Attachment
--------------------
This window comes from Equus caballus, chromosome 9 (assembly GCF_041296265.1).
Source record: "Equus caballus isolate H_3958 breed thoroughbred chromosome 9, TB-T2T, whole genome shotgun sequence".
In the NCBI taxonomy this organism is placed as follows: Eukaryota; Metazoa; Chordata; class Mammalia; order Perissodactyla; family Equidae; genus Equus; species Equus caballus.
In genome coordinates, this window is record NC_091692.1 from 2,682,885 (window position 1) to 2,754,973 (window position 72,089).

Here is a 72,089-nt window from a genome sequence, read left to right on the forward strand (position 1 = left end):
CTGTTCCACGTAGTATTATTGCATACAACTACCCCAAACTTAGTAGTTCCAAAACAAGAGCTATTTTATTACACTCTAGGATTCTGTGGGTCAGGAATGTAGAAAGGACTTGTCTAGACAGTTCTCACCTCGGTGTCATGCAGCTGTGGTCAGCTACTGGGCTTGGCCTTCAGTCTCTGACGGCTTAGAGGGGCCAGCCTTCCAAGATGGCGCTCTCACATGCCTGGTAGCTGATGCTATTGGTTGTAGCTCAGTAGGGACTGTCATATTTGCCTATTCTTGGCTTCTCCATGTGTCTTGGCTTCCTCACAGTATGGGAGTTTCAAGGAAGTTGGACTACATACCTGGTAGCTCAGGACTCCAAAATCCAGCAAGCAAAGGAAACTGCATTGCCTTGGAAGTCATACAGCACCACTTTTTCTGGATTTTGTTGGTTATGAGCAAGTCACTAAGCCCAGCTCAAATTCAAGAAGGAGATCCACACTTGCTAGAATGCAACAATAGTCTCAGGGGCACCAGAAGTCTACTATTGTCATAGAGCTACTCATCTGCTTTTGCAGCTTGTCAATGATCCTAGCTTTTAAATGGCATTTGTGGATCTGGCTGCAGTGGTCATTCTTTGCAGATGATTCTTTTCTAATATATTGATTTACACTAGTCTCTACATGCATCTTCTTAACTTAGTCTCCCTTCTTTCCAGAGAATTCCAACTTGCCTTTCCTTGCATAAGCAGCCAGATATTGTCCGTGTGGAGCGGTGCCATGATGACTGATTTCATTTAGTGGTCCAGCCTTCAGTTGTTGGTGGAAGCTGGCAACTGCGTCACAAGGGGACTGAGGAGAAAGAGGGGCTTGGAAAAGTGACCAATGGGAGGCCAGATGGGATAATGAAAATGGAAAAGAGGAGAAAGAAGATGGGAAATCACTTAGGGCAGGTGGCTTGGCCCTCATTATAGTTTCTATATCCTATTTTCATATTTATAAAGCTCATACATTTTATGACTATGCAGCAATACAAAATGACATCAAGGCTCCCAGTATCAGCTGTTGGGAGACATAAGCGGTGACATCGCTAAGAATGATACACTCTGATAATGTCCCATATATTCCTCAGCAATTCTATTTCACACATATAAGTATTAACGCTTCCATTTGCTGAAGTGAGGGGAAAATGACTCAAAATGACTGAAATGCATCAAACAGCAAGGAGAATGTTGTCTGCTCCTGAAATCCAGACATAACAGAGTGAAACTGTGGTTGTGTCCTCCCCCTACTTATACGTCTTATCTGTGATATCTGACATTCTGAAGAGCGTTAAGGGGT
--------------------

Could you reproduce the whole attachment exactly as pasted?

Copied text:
This window comes from Equus caballus, chromosome 9 (assembly GCF_041296265.1).
Source record: "Equus caballus isolate H_3958 breed thoroughbred chromosome 9, TB-T2T, whole genome shotgun sequence".
In the NCBI taxonomy this organism is placed as follows: Eukaryota; Metazoa; Chordata; class Mammalia; order Perissodactyla; family Equidae; genus Equus; species Equus caballus.
In genome coordinates, this window is record NC_091692.1 from 2,682,885 (window position 1) to 2,754,973 (window position 72,089).

Here is a 72,089-nt window from a genome sequence, read left to right on the forward strand (position 1 = left end):
CTGTTCCACGTAGTATTATTGCATACAACTACCCCAAACTTAGTAGTTCCAAAACAAGAGCTATTTTATTACACTCTAGGATTCTGTGGGTCAGGAATGTAGAAAGGACTTGTCTAGACAGTTCTCACCTCGGTGTCATGCAGCTGTGGTCAGCTACTGGGCTTGGCCTTCAGTCTCTGACGGCTTAGAGGGGCCAGCCTTCCAAGATGGCGCTCTCACATGCCTGGTAGCTGATGCTATTGGTTGTAGCTCAGTAGGGACTGTCATATTTGCCTATTCTTGGCTTCTCCATGTGTCTTGGCTTCCTCACAGTATGGGAGTTTCAAGGAAGTTGGACTACATACCTGGTAGCTCAGGACTCCAAAATCCAGCAAGCAAAGGAAACTGCATTGCCTTGGAAGTCATACAGCACCACTTTTTCTGGATTTTGTTGGTTATGAGCAAGTCACTAAGCCCAGCTCAAATTCAAGAAGGAGATCCACACTTGCTAGAATGCAACAATAGTCTCAGGGGCACCAGAAGTCTACTATTGTCATAGAGCTACTCATCTGCTTTTGCAGCTTGTCAATGATCCTAGCTTTTAAATGGCATTTGTGGATCTGGCTGCAGTGGTCATTCTTTGCAGATGATTCTTTTCTAATATATTGATTTACACTAGTCTCTACATGCATCTTCTTAACTTAGTCTCCCTTCTTTCCAGAGAATTCCAACTTGCCTTTCCTTGCATAAGCAGCCAGATATTGTCCGTGTGGAGCGGTGCCATGATGACTGATTTCATTTAGTGGTCCAGCCTTCAGTTGTTGGTGGAAGCTGGCAACTGCGTCACAAGGGGACTGAGGAGAAAGAGGGGCTTGGAAAAGTGACCAATGGGAGGCCAGATGGGATAATGAAAATGGAAAAGAGGAGAAAGAAGATGGGAAATCACTTAGGGCAGGTGGCTTGGCCCTCATTATAGTTTCTATATCCTATTTTCATATTTATAAAGCTCATACATTTTATGACTATGCAGCAATACAAAATGACATCAAGGCTCCCAGTATCAGCTGTTGGGAGACATAAGCGGTGACATCGCTAAGAATGATACACTCTGATAATGTCCCATATATTCCTCAGCAATTCTATTTCACACATATAAGTATTAACGCTTCCATTTGCTGAAGTGAGGGGAAAATGACTCAAAATGACTGAAATGCATCAAACAGCAAGGAGAATGTTGTCTGCTCCTGAAATCCAGACATAACAGAGTGAAACTGTGGTTGTGTCCTCCCCCTACTTATACGTCTTATCTGTGATATCTGACATTCTGAAGAGCGTTAAGGGGT